When it comes to news outlets you don't get much more conservative than FOX. In a similar vein, today's Nice Price or Crack Pipe Audi Fox is a pretty traditional take on the family sedan, but will you find its price to be fair and balanced?
You know, I think that the builder of yesterday's super clean Buick-powered 1983 Olds Cutlass Cruiser's only mistake was not backing up the turbo motor with a stickity shifter. Had that been the case that car would have made all your heads explode like that guy in Scanners. As it was, 57% of you found it too expensive, somewhat automatically.
A couple of weeks back we had a super rare VW K70 on the docket. That was Volkswagen's first-ever front-wheel drive car, and its layout - inline engine overhanging ahead of a longitudinal transaxle - was one that was also employed by the K70's successor, the Passat.
Of course back in the '70s the Germans rightfully knew that Americans were too juvenile to accept the Passat name, likely equating it to a fart sound, so when they introduced the car here it was called the Dasher. Audi's edition of the platform, numerically anointed the 80 in Das Vaterland, also received a transatlantic name change, going by Fox over here. That might seem crazy like a fox, but the car was still good enough to win the 1973 European Car of the Year award.
This Houston-offered 1979 Fox sedan is thusly badged and represents the last model year that you actually could get foxy in an Audi. While the Passat/Dasher was sold in fastback body styles, the Audi arrived in the more traditional, and timelessly styled, three-box form. These cars are remarkable for there space efficiency, possessing lots of interior space afforded partially by frighteningly thin doors, and an extreme verticality in most all dimensions The cars also have cavernous trunks.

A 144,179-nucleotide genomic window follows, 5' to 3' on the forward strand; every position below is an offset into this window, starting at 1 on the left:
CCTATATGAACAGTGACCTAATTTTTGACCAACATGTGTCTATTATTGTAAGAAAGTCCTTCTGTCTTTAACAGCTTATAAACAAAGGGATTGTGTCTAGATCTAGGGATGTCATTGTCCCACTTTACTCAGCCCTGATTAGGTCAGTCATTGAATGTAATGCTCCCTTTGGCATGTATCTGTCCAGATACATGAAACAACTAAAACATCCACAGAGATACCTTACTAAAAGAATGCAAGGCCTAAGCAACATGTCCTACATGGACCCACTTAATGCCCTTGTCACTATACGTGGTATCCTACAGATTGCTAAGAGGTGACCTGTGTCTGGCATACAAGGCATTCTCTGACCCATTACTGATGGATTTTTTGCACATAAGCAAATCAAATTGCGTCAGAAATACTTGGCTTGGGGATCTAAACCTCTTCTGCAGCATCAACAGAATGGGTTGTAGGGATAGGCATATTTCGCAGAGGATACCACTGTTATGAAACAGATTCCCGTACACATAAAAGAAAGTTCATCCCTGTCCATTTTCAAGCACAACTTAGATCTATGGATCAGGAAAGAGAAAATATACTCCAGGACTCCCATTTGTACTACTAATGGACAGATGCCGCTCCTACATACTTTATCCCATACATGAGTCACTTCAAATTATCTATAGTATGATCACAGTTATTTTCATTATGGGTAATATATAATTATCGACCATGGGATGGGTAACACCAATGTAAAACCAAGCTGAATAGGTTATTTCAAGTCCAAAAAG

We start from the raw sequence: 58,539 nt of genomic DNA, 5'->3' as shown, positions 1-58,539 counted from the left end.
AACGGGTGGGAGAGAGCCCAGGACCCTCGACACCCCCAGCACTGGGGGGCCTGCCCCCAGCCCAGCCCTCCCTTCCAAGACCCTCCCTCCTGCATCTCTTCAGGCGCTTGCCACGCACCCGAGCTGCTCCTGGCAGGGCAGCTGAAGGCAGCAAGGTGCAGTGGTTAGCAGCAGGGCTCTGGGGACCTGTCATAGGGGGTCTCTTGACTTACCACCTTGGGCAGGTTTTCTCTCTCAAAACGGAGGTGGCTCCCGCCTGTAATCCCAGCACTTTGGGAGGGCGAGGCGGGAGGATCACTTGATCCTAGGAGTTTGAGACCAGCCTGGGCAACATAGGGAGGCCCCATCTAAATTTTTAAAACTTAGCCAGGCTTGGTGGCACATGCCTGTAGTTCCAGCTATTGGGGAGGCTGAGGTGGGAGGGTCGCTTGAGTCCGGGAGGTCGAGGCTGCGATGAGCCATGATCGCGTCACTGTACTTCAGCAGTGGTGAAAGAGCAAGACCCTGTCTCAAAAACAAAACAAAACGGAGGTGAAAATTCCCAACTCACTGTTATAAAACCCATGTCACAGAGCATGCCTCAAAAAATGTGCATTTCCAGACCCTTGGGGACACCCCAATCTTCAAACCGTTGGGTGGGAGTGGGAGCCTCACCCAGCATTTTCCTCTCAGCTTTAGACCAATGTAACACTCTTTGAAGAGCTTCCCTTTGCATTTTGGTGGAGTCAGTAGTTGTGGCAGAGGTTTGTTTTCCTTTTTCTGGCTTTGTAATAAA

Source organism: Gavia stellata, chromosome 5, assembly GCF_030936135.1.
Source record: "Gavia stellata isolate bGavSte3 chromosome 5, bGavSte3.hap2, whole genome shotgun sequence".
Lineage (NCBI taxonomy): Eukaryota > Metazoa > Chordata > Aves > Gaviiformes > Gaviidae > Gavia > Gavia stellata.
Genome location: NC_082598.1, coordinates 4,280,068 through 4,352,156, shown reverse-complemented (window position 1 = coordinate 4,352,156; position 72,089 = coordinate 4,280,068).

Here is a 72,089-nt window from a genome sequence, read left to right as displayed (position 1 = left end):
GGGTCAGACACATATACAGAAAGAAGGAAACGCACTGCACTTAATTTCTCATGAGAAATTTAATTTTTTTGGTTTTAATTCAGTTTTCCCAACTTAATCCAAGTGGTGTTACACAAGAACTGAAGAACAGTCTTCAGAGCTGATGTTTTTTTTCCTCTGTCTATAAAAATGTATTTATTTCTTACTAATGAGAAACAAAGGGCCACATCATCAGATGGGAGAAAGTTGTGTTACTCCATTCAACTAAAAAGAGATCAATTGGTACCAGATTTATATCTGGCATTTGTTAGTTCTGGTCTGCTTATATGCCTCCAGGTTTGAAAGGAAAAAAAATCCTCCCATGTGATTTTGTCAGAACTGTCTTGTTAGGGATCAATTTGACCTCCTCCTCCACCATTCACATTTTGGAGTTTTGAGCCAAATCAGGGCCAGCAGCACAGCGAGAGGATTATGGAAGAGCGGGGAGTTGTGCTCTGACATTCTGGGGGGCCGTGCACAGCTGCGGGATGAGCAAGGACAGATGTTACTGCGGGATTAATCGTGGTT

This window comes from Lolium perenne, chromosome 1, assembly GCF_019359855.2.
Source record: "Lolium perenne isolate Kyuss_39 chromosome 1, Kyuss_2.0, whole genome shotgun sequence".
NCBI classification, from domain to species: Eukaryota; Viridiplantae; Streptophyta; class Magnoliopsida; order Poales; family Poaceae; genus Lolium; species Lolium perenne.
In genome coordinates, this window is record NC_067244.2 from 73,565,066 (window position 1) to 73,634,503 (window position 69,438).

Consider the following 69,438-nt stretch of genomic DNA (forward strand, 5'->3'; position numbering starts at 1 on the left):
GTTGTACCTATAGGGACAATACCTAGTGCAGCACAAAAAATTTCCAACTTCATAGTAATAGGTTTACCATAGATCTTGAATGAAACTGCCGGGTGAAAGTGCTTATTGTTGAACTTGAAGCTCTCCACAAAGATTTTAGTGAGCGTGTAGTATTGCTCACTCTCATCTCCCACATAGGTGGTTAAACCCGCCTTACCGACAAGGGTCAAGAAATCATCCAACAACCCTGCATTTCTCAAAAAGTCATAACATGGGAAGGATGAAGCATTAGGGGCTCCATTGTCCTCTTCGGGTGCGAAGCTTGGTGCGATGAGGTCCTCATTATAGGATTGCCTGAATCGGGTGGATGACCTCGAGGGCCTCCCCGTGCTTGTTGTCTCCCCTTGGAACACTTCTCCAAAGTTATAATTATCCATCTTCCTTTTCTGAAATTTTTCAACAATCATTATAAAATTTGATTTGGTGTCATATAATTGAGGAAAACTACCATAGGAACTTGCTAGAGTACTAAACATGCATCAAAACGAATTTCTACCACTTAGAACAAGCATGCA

In fact these cars were so skinny and ephemeral that there wasn't much room for rustproofing and hence many if not most of these early Audis have turned from German cars into Swiss cheese and then to indeterminate piles of iron oxide bookended by massive and seemingly incorruptible aluminum bumpers.
Yeah, that's one of the downsides of these early cars, that being that they weren't originally designed with the U.S.A.'s 5-mph bumper standards in mind, and hence the battering rams stand away from the body like junior high kids at their first dance. This one's a '79 and hence it has the four-lamp nose that was introduced in '76 in an attempt to bring the styling in line with the then new 100. In Europe that included the turn signals in the grille corners, but as the American cars had theirs in the bumper, they received a full-width and wrap-around horizontal bar affair.
The ad for this 125,000 miler says that the present owner has fitted H4s for the lowbeams, which according to him vastly improved night lighting. Aside from that, and a set of later 4000 wheels and aftermarket shocks, there doesn't seem to be much out of the ordinary or out of the original on this 4-door Fox.
The drivetrain is a 1.6 litre four that originally pumped out something in the neighborhood of 83 horses in its U.S. form. Here that's backed by a 4-speed stick. I'm not sure if it represents some specific trim level, but it does rock the cool three-spoke steering wheel and three-gauge console that were features of the two-door only GT.
Everything on the inside looks reasonably untested by time, although the sun visors are wrinkly enough to be Spongebob characters. There's also some fading on the carpet, a small tear in the driver's seat, and I'll bet that lifting up the carpeted dash cap will reveal more cracks than a plumber's convention.
There are two other issues to take into consideration, and they are both interrelated. The windscreen is significantly cracked, and is one of those issues. The other is that, while the seller says he has a replacement, he won't be able to get to having it installed until after Christmas. You might also note that all the pics in his ad are from December as well.
That all means the car's been on the market now for 3 months or so, and that typically indicates there's something amiss - rotten in Denmark as they say. Perhaps it's the price. The seller is asking $3,250 for this Fox and you now need to say whether that's the likely reason he's not having any luck in moving this metal. What do you think, is that fair deal for a rare Fox? Or, is this an Audi that you would bid adieu?
H/T to muthalovin for the hookup!
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